Filler games! What do I mean by filler games? Well, in our gaming group, one particular game dominates our local gaming store’s table space, so we play smaller scale games while we wait for another player to finish. Or after a long day when we don’t feel like getting out a bunch of models, we play a skirmish game instead. That’s what I mean. It’s like Thanksgiving; your main game is the turkey and the filler games are the mashed potatoes and gravy. Mmm, gravy. The purpose of these games is not to take away interest from the game that you or your group has built a foundation on, but to make it better. Keep the kids in the store longer. They help you ask questions, find new stories, experiences, and loves. Or they just grow your community as one game goes into a lull for a short time.
I really enjoy the hobby aspect of this culture so I collect way too much. My hoarding comes in handy though because these games are perfect for when me and a buddy have down time. Another nice thing about filler games is that they don’t break the bank but still have complexity. These games are titans in their own right and have their own large communities, so I don’t want to demean them by suggesting they only be played as a palate cleanser. However, because of the low model count and shorter time-investment required, they do serve that role too.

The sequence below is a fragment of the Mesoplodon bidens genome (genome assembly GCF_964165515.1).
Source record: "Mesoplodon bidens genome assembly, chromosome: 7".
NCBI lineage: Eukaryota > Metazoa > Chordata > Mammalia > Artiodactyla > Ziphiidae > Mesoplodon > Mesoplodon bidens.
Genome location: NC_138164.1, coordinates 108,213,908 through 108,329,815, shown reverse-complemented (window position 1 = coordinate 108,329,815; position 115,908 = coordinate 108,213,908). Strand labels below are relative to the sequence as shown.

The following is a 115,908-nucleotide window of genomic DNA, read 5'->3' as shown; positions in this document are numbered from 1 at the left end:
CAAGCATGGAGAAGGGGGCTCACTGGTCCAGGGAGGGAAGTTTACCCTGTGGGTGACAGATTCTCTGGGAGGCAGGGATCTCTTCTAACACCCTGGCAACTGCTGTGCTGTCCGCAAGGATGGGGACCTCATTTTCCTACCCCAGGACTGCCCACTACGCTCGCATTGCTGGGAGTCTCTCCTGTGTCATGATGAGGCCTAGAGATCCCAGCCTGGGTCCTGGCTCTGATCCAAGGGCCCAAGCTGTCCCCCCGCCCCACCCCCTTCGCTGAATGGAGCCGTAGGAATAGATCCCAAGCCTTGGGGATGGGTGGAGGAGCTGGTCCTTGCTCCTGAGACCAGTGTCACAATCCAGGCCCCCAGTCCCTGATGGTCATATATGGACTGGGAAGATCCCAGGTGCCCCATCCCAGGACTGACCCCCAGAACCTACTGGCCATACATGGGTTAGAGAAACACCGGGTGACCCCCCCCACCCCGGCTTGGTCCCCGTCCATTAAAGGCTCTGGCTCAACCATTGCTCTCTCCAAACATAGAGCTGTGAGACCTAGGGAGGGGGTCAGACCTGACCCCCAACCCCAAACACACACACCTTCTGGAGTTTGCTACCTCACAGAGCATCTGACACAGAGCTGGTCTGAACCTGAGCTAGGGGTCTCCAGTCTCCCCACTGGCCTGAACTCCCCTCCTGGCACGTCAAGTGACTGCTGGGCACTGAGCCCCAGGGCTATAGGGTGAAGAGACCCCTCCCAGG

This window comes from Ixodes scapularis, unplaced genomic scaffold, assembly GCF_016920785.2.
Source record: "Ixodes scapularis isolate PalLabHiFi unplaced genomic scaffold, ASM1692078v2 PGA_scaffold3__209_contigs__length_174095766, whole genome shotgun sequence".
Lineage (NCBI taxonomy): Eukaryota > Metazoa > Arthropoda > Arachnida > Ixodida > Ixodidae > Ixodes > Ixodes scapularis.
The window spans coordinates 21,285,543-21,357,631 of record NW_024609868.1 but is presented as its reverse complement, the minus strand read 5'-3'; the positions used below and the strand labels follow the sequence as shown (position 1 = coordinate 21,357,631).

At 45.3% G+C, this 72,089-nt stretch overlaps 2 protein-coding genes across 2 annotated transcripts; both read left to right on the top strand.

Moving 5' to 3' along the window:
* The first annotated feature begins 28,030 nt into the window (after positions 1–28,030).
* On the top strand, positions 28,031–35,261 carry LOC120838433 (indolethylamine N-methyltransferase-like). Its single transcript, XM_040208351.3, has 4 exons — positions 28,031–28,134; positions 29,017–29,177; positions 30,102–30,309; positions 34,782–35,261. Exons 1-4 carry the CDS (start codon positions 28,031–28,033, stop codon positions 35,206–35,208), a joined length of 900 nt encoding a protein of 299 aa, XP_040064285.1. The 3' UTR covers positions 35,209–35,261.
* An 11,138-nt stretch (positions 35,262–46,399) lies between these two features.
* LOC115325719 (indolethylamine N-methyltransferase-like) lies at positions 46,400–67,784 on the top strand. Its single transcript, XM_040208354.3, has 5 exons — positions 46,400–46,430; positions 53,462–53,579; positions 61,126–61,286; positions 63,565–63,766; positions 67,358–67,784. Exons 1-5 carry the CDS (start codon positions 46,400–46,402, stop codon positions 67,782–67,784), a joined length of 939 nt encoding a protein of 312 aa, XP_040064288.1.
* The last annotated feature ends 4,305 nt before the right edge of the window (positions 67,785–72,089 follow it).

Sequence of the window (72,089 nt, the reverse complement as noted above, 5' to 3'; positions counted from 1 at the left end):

I’ll dive deeper into these games in the coming months but here are a couple of suggestions for games to fill the gaps plus a brief synopsis of them.
MERCS takes place in a distant future where mega corporations have formed private militaries. No expense was spared in arming their troops. Each corporation uses technologies that their companies have developed or stolen to retrofit their squads. There are currently 12 different factions with each having their own play style and aesthetic. There are currently 10 models to each faction. For each game, you and your opponent pick a number of models to pit against each other. The usual number is 5 to 6. The game is played on a 2×3 or 3×3 depending on your preference. You can use 2D terrain or 3D depending on what you have available.